Nation Other News 15 May 2021 Telangana's cri ...

Telangana's crippled K4 goes missing; feared dead

DECCAN CHRONICLE. | BALU PULIPAKA
Published May 16, 2021, 12:00 am IST
Updated May 16, 2021, 9:45 am IST
The well-known tigress got trapped in a poacher’s snare five years ago
The tigress, one of the four cubs from the first litter of Phalguna, a tigress that migrated into Asifabad district from Maharashtra, is among the first born in Telangana, after the formation of the state.
 The tigress, one of the four cubs from the first litter of Phalguna, a tigress that migrated into Asifabad district from Maharashtra, is among the first born in Telangana, after the formation of the state.

Hyderabad: One of the most well-known tigers in Telangana state, K4, a young female cat that severely hobbled after it got trapped in a poacher’s wire snare around its abdomen, has been missing.

The tigress, one of the four cubs from the first litter of Phalguna, a tigress that migrated into Asifabad district from Maharashtra, is among the first born in Telangana, after the formation of the state. With no information or trace of K4, it is now feared dead, it is learnt. It has not been seen for around four months, nor any trace of its presence found.

 

Though the forest department officials say that it may be possible that the presence of a tiger in Eturnagaram forests in the former united Warangal district found a couple of months ago might be that of K4, this theory is far-fetched as K4 had a well-established territory in Chennur forest area in Mancherial district and tigers do not abandon their territories unless there is serious pressure on them, according to tiger conservation experts.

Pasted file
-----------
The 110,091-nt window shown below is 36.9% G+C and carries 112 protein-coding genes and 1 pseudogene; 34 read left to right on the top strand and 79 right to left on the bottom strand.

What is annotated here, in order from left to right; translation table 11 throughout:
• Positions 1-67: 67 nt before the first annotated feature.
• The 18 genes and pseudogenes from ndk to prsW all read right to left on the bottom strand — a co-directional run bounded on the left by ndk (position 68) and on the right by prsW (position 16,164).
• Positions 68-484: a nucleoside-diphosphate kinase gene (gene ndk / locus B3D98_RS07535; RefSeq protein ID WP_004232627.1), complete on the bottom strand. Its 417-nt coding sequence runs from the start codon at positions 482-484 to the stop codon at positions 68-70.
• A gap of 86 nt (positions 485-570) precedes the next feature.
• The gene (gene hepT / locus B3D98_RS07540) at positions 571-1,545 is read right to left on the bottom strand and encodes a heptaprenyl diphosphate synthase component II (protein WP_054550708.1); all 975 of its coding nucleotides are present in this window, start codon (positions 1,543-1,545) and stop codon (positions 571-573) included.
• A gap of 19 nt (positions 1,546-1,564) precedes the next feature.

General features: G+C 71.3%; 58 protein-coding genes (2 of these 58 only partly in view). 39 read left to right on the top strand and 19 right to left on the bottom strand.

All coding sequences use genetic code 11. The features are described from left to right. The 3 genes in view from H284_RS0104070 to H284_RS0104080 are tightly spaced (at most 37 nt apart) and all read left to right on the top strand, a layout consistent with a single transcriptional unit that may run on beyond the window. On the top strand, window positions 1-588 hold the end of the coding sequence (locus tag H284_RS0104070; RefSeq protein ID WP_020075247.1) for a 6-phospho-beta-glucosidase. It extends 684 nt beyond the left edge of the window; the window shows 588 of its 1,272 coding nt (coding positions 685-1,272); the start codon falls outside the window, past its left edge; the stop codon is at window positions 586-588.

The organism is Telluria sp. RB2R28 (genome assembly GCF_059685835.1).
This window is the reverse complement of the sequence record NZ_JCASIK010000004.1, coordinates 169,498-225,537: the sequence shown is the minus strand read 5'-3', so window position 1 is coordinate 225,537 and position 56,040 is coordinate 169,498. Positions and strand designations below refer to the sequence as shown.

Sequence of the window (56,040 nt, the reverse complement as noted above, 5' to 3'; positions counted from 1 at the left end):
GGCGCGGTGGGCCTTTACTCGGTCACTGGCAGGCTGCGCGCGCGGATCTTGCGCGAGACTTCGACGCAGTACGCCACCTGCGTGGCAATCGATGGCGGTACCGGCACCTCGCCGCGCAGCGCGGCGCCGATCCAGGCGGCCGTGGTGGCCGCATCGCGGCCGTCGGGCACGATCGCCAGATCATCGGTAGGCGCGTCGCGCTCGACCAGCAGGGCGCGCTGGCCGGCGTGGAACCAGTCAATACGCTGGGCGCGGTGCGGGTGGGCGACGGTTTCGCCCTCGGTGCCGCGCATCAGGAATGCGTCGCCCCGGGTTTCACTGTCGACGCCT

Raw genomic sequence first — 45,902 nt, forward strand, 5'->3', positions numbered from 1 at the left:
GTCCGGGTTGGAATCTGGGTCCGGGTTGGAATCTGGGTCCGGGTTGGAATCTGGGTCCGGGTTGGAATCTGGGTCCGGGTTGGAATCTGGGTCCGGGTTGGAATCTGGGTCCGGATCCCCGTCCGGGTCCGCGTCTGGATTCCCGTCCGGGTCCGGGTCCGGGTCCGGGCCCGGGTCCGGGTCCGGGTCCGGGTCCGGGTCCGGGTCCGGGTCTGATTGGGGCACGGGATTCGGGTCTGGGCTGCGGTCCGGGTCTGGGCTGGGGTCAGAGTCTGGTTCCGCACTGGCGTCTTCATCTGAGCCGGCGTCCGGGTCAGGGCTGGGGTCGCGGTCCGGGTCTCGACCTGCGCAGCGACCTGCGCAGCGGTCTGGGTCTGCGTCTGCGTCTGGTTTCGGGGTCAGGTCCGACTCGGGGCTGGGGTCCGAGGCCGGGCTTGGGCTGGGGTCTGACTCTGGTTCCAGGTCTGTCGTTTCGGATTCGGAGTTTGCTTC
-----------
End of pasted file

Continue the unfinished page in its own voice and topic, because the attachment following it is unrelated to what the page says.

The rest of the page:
K4’s mother, named Phalguna after the Telugu calendar month when it was first seen in the Kadamba forest area of Asifabad district, is a celebrated tigress in its own right, with a postage stamp with its picture. Phalguna too, had been missing for nearly two years now, and according to sources, it is believed to be dead.

 

“We have increased the density of camera traps in Eturnagaram forest to try and capture any evidence of the presence of K4. We hope we can find some evidence. In case we cannot find any, then we may have to presume that it may have moved to Maharashtra. Or fear the worst that it is gone,” a senior forest department official told this newspaper.

K4 was caught in a poacher’s wire snare some five years ago but somehow managed to break free from the snare’s anchor. The snare itself had wound tight around its abdomen just ahead of its hind limbs, resulting in a severe constriction of its abdomen as the young tigress grew in size. Despite the handicap, K4 survived and mostly fed on cattle kills. Though the forest department made plans to tranquilise it, and then surgically remove the snare biting into it, the plans were never realised. Over a period of time, K4 had become extremely wary of human presence. “It also learnt to avoid camera traps and became extremely sensitive to human presence,” an official said.

 

With the recent discoveries of poachers laying live electric wire traps in the forest area that formed part of K4’s territory, it is feared that the tigress may have been killed and its body disposed off by people who laid the electric wires to kill wild animals.

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Location: India, Telangana, Hyderabad




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